TEMPORAL AND SPATIAL CORRELATIONS BETWEEN CHANGES IN PLATE MOTIONS AND THE EVOLUTION OF RIFTED BASINS IN AFRICA

M E JANSSEN, R A STEPHENSON, S CLOETINGH, Randell Stephenson

Research output: Contribution to journalLiterature review

73 Citations (Scopus)

Abstract

We present the results of a backstripping study, incorporating over 200 wells in 14 different basins or groups of basins located on the African interior or continental margins. These results, presented as mean tectonic subsidence rates averaged over appropriate periods, are compared with the opening histories and changes in plate motions of the Atlantic and Indian Oceans and the Tethys-Mediterranean area for seven time-steps from the Late Jurassic until present. The results indicate a temporal and spatial correlation between phases of rapid subsidence in African basins and changes in plate motions and, therefore, are promising in terms of applicability of large-scale plate motions in the studies of paleo-stresses in sedimentary basins, especially at times of initial rifting and formation of subduction zones. Reactivation of the basins appears to be primarily controlled by the orientation of the basin and underlying basement structures with respect to the stress direction. The basins are preferably formed within weaker zones, mostly Pan-African shear zones, and the distance from the active plate boundary to the weak zone plays a minor role in whether or not it will be reactivated, The presence of three important hot spots, which were active during the early stages of break-up of Gondwana, may have been important in preweakening the lithosphere at their sites. This may have played an additional role in the localization of the basin deformation.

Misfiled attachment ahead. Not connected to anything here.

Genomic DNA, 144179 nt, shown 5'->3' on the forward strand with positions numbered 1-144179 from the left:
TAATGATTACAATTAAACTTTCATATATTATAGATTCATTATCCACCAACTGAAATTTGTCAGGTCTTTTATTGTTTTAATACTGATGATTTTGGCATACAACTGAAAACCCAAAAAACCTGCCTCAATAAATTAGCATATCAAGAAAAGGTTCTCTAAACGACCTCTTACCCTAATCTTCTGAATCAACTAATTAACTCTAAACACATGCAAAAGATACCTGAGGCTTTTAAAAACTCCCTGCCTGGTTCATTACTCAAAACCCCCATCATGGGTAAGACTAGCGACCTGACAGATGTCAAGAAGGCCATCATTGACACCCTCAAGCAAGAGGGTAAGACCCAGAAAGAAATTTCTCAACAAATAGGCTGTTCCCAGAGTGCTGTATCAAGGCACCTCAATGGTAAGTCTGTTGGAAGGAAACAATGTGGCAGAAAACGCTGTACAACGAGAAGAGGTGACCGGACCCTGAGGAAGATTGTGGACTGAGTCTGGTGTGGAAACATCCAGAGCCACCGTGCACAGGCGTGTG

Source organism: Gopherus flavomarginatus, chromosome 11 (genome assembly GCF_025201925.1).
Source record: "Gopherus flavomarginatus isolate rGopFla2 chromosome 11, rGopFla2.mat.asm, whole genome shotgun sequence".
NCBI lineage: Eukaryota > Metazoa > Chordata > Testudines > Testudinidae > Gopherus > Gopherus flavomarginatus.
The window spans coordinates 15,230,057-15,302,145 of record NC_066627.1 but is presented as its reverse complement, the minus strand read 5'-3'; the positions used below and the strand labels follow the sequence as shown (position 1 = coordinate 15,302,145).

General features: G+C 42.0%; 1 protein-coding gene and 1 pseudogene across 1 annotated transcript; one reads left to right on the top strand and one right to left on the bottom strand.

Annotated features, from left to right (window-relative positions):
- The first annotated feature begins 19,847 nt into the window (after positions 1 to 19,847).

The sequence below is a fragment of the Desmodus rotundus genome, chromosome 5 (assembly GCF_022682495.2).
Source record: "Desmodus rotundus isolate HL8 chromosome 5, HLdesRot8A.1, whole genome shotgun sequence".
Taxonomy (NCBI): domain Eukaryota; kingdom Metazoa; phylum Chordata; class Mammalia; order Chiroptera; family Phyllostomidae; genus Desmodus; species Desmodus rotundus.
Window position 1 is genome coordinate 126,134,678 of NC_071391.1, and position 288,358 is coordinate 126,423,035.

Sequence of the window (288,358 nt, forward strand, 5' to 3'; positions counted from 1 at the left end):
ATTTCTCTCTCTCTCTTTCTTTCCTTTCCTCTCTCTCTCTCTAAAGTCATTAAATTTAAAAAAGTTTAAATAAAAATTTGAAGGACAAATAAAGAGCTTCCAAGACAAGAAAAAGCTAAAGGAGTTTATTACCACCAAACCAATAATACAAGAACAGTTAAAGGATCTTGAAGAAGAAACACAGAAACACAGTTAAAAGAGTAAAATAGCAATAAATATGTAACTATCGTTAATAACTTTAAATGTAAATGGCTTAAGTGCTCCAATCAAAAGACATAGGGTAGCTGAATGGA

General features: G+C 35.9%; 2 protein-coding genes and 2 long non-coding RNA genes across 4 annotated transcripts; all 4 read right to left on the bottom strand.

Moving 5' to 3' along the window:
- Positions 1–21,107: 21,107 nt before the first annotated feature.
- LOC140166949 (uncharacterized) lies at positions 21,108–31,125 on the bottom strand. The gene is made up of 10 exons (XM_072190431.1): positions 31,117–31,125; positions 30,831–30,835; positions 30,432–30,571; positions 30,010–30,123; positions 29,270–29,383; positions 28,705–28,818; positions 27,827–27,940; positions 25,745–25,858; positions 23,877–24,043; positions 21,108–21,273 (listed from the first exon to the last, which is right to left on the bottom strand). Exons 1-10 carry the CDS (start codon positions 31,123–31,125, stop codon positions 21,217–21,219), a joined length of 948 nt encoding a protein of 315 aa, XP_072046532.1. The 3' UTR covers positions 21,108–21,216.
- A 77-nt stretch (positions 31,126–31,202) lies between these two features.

Original languageEnglish
Pages (from-to)1317-1332
Number of pages16
JournalGeological Society of America Bulletin
Volume107
Issue number11
Publication statusPublished - Nov 1995

Keywords

  • SOUTH-ATLANTIC OCEAN
  • INDIAN-OCEAN
  • TECTONIC EVOLUTION
  • TETHYS BELT
  • STRUCTURAL EVOLUTION
  • CONTINENTAL MARGINS
  • EURASIA COLLISION
  • INTERIOR SUDAN
  • SIRTE BASIN
  • SUBSIDENCE

Cite this

TEMPORAL AND SPATIAL CORRELATIONS BETWEEN CHANGES IN PLATE MOTIONS AND THE EVOLUTION OF RIFTED BASINS IN AFRICA. / JANSSEN, M E ; STEPHENSON, R A ; CLOETINGH, S ; Stephenson, Randell.

In: Geological Society of America Bulletin, Vol. 107, No. 11, 11.1995, p. 1317-1332.